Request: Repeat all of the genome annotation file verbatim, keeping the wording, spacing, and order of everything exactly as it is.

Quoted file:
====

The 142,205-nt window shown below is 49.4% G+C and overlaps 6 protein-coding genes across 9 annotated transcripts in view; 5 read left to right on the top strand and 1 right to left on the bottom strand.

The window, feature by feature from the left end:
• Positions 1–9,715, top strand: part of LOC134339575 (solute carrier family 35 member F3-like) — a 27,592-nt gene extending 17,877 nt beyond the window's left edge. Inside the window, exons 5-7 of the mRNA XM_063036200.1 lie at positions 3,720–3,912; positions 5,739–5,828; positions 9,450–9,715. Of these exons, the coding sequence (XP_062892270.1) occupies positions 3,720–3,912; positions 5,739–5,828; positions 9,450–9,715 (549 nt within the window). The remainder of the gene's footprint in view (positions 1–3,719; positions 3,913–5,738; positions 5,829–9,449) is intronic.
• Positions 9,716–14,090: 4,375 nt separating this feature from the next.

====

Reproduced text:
The 142,205-nt window shown below is 49.4% G+C and overlaps 6 protein-coding genes across 9 annotated transcripts in view; 5 read left to right on the top strand and 1 right to left on the bottom strand.

The window, feature by feature from the left end:
• Positions 1–9,715, top strand: part of LOC134339575 (solute carrier family 35 member F3-like) — a 27,592-nt gene extending 17,877 nt beyond the window's left edge. Inside the window, exons 5-7 of the mRNA XM_063036200.1 lie at positions 3,720–3,912; positions 5,739–5,828; positions 9,450–9,715. Of these exons, the coding sequence (XP_062892270.1) occupies positions 3,720–3,912; positions 5,739–5,828; positions 9,450–9,715 (549 nt within the window). The remainder of the gene's footprint in view (positions 1–3,719; positions 3,913–5,738; positions 5,829–9,449) is intronic.
• Positions 9,716–14,090: 4,375 nt separating this feature from the next.